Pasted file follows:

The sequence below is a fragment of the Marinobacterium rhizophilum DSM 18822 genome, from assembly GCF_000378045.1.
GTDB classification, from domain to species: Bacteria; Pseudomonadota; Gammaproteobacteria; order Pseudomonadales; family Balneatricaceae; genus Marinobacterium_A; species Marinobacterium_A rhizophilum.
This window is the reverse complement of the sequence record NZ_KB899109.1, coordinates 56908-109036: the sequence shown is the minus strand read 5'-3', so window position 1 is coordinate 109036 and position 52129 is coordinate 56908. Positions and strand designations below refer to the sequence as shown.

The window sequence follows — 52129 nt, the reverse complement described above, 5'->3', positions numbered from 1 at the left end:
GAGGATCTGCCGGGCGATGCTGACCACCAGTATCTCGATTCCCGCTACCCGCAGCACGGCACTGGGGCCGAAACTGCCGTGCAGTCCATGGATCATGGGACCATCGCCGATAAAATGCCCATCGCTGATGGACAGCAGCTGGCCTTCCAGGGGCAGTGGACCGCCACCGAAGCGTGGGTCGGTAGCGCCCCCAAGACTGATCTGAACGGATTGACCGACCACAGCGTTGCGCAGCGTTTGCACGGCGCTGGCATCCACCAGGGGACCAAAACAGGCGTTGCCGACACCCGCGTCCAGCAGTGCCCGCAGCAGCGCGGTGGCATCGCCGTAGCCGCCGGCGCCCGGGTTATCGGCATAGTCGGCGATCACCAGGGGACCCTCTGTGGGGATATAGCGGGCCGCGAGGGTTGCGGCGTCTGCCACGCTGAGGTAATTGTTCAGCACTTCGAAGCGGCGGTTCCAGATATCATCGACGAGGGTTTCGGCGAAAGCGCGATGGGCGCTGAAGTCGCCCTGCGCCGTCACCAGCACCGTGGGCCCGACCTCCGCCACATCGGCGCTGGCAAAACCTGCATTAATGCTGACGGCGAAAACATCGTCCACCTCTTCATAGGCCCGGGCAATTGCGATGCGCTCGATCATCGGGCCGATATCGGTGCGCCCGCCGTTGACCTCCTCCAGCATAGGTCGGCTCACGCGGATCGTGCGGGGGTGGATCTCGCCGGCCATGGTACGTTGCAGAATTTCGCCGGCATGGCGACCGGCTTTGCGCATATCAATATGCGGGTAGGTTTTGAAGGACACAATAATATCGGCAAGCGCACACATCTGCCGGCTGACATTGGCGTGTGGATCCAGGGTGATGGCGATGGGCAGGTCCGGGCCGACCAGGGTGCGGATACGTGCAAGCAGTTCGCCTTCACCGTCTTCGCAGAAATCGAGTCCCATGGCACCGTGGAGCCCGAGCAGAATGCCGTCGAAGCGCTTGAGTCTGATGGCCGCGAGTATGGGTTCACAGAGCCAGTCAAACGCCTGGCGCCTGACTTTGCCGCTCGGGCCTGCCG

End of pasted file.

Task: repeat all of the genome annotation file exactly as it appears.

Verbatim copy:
The sequence below is a fragment of the Marinobacterium rhizophilum DSM 18822 genome, from assembly GCF_000378045.1.
GTDB classification, from domain to species: Bacteria; Pseudomonadota; Gammaproteobacteria; order Pseudomonadales; family Balneatricaceae; genus Marinobacterium_A; species Marinobacterium_A rhizophilum.
This window is the reverse complement of the sequence record NZ_KB899109.1, coordinates 56908-109036: the sequence shown is the minus strand read 5'-3', so window position 1 is coordinate 109036 and position 52129 is coordinate 56908. Positions and strand designations below refer to the sequence as shown.

The window sequence follows — 52129 nt, the reverse complement described above, 5'->3', positions numbered from 1 at the left end:
GAGGATCTGCCGGGCGATGCTGACCACCAGTATCTCGATTCCCGCTACCCGCAGCACGGCACTGGGGCCGAAACTGCCGTGCAGTCCATGGATCATGGGACCATCGCCGATAAAATGCCCATCGCTGATGGACAGCAGCTGGCCTTCCAGGGGCAGTGGACCGCCACCGAAGCGTGGGTCGGTAGCGCCCCCAAGACTGATCTGAACGGATTGACCGACCACAGCGTTGCGCAGCGTTTGCACGGCGCTGGCATCCACCAGGGGACCAAAACAGGCGTTGCCGACACCCGCGTCCAGCAGTGCCCGCAGCAGCGCGGTGGCATCGCCGTAGCCGCCGGCGCCCGGGTTATCGGCATAGTCGGCGATCACCAGGGGACCCTCTGTGGGGATATAGCGGGCCGCGAGGGTTGCGGCGTCTGCCACGCTGAGGTAATTGTTCAGCACTTCGAAGCGGCGGTTCCAGATATCATCGACGAGGGTTTCGGCGAAAGCGCGATGGGCGCTGAAGTCGCCCTGCGCCGTCACCAGCACCGTGGGCCCGACCTCCGCCACATCGGCGCTGGCAAAACCTGCATTAATGCTGACGGCGAAAACATCGTCCACCTCTTCATAGGCCCGGGCAATTGCGATGCGCTCGATCATCGGGCCGATATCGGTGCGCCCGCCGTTGACCTCCTCCAGCATAGGTCGGCTCACGCGGATCGTGCGGGGGTGGATCTCGCCGGCCATGGTACGTTGCAGAATTTCGCCGGCATGGCGACCGGCTTTGCGCATATCAATATGCGGGTAGGTTTTGAAGGACACAATAATATCGGCAAGCGCACACATCTGCCGGCTGACATTGGCGTGTGGATCCAGGGTGATGGCGATGGGCAGGTCCGGGCCGACCAGGGTGCGGATACGTGCAAGCAGTTCGCCTTCACCGTCTTCGCAGAAATCGAGTCCCATGGCACCGTGGAGCCCGAGCAGAATGCCGTCGAAGCGCTTGAGTCTGATGGCCGCGAGTATGGGTTCACAGAGCCAGTCAAACGCCTGGCGCCTGACTTTGCCGCTCGGGCCTGCCG